It appears as if sometime around/before 2007, Ben Affleck made the conscious decision to stop screwing around. Affleck has always been capable (look no further than his work as writer/actor in Good Will Hunting), but years of wasting his time with films like Pearl Harbor, Gigli, Daredevil etc., while mixing in the occasional Kevin Smith work resulted in many writing him off.
Now, he didn't completely shed his past at that point, appearing in 2008's He's Just Not That Into You. But the last handful of years have seen Affleck direct/write both Gone Baby Gone and The Town (which he also starred in), and also lead respectable films like The Company Men and State of Play. Now that I've basically summarized the man's career, let's get into his latest directorial/acting effort, Argo, which continues his hot streak.
Taking place in Tehran, smack-dab in the middle of the Iran hostage crisis of the late 70s/early 80s, Argo is the "based on a true story" tale of the unconventional covert mission to rescue six American diplomats hiding out in the Canadian Embassy. Lucky to escape a violent raid on the U.S. Embassy, the diplomats found themselves stranded when hostile security the airport and throughout the Iranian capital made exfiltration impossible.
After shooting down a series of implausible escape stories, CIA agent Tony Mendez (Ben Affleck) devised a "so-crazy-it-might-work" plan: Mendez, posing as a Hollywood producer looking for shooting locations for a science-fiction movie, would fly into Tehran, and the six diplomats would act as his film crew and fly out of the country with him.
There's something inherently difficult about attempting to create a thriller out of a historical event, the outcome of which most people already are aware of. It's a testament to Affleck's direction that, despite this, I was engaged throughout, and actually found myself twisting a bit as Argo sped toward its conclusion. This tension owes a lot to some pretty perfect pacing and plotting.
The film opens with a brief but informative history lesson via storyboard-esque cartoon drawings, followed by a lengthy and completely frantic sequence depicting the takeover of the U.S. Embassy by rioters. The audience is grabbed immediately, and even though the film pulls back a bit before accelerating again, it never lets go.
Perhaps the film's strongest aspect is its aesthetic authenticity. Argo feels less like an imitation of the period and more like a movie actually made during that time. The art direction is perfect, with clothing and hairstyles that are so very 1970s (Affleck looks like a member of the Gibb family), and set pieces that are often indistinguishable from the locations the real events took place (Affleck incorporates actual historic footage so well that it's often difficult to distinguish between real and recreated). The CIA office scenes feel as if they were lifted All the President's Men. Even the retro Warner Brothers logo at the film's beginning is a nice touch. All of this is aided by a grainy cinematography that makes the whole thing feel old.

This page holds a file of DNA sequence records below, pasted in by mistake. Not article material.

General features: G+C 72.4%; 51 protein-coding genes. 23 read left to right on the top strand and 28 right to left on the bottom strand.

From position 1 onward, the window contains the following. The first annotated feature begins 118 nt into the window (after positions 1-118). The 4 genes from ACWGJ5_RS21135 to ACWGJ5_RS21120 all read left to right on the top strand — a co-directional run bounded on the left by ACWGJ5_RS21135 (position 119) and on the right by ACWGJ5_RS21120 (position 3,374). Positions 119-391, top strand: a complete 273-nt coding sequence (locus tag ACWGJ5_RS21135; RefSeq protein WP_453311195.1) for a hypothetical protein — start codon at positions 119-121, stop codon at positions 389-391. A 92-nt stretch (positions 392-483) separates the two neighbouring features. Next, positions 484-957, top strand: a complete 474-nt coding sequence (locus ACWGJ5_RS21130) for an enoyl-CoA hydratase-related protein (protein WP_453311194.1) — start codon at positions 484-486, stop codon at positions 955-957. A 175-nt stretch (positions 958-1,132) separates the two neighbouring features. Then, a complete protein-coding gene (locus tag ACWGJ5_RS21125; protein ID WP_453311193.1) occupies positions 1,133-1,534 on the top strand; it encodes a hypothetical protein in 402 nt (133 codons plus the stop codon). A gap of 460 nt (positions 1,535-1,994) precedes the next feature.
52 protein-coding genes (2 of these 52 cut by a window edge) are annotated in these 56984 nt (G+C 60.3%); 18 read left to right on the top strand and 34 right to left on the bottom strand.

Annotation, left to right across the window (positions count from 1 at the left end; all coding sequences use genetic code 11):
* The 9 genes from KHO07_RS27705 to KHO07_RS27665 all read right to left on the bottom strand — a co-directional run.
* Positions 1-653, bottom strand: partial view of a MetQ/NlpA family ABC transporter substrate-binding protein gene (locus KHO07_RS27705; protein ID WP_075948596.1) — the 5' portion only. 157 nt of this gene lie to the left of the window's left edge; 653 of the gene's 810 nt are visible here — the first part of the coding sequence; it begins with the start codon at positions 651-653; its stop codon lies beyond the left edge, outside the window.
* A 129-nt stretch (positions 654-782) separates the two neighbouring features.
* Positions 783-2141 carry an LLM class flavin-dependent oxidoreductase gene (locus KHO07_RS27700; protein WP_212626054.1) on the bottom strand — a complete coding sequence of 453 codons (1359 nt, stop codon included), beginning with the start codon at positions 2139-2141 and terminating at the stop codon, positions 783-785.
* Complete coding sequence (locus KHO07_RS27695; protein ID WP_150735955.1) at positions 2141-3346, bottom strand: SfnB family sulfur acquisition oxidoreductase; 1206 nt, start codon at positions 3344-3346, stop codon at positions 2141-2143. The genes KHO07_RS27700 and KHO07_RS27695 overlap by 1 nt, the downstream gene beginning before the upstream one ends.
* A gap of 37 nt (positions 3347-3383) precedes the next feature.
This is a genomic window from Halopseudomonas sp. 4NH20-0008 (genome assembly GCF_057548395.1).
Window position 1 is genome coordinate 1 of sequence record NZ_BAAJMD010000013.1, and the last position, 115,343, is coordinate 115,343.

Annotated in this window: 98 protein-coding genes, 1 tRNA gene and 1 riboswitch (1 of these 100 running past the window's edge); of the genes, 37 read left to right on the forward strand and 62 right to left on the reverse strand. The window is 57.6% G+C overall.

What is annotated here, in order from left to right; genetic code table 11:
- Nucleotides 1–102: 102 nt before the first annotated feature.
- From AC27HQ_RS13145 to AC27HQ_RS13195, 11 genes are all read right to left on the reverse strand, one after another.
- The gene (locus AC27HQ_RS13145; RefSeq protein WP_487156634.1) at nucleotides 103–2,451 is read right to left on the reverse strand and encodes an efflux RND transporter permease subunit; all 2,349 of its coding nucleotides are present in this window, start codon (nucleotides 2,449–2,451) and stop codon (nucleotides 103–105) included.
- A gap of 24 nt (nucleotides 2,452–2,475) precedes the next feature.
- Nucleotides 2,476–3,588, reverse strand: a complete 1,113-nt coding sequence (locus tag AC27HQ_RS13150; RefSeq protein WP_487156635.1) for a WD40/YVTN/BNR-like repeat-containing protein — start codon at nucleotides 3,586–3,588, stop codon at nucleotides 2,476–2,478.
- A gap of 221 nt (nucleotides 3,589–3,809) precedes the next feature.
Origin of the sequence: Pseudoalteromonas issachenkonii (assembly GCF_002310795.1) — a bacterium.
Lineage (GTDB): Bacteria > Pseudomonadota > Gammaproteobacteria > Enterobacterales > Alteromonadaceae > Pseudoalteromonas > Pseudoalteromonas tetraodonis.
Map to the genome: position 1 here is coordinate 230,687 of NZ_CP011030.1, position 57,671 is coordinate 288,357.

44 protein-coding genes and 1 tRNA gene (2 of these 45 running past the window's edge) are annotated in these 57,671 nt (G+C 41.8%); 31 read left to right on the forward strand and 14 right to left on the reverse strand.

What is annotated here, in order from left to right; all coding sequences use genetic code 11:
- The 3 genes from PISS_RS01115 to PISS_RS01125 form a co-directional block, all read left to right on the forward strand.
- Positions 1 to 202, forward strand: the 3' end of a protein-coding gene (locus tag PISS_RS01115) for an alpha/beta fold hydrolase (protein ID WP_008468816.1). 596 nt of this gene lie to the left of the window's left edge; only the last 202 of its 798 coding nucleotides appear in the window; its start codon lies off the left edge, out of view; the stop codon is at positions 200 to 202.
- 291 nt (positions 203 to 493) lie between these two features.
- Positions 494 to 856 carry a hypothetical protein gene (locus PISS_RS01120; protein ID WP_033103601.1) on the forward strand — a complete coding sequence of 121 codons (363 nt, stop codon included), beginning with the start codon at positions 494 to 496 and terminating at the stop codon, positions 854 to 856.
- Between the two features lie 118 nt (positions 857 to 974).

In terms of noteworthy acting, the performances on the Hollywood side of this "fake movie within a movie about a real event" would probably top that list. Not only do John Goodman as Hollywood make-up artist John Chambers, and Alan Arkin (likely playing a bunch of executives rolled into one snarky movie producer) have the most personality, but they provide this life-or-death "experiment" with a surprising amount of comic relief. It never feels forced or out of place, however, even as they run the old "Argo fuck yourself" joke into the ground (that's the point).
Brian Cranston brings a little fire to the CIA side as the supervisor whose career may or may not ride on the outcome. As Mendez, Affleck gives an understated performance, displaying the quiet confidence a man in his position would need. It may not be flashy, but it's exactly what the role called for (and I can only assume it accurately reflects the real life Mendez as well).
All around, Argo is a really well made film. I'm not even sure I could point out a deficiency. I could say that there are aspects of the escape plan that are emphasized throughout that end up being downplayed a bit in the end, but that would be a bit of a grasp. Maybe the only thing there is to question is Argo's staying power. It's sure to be a darling come awards season, but it doesn't really strike me as the type of film that will stick with anyone. You see it, it's damn good, and it's exciting in the moment, and then you move on.
9 out of 11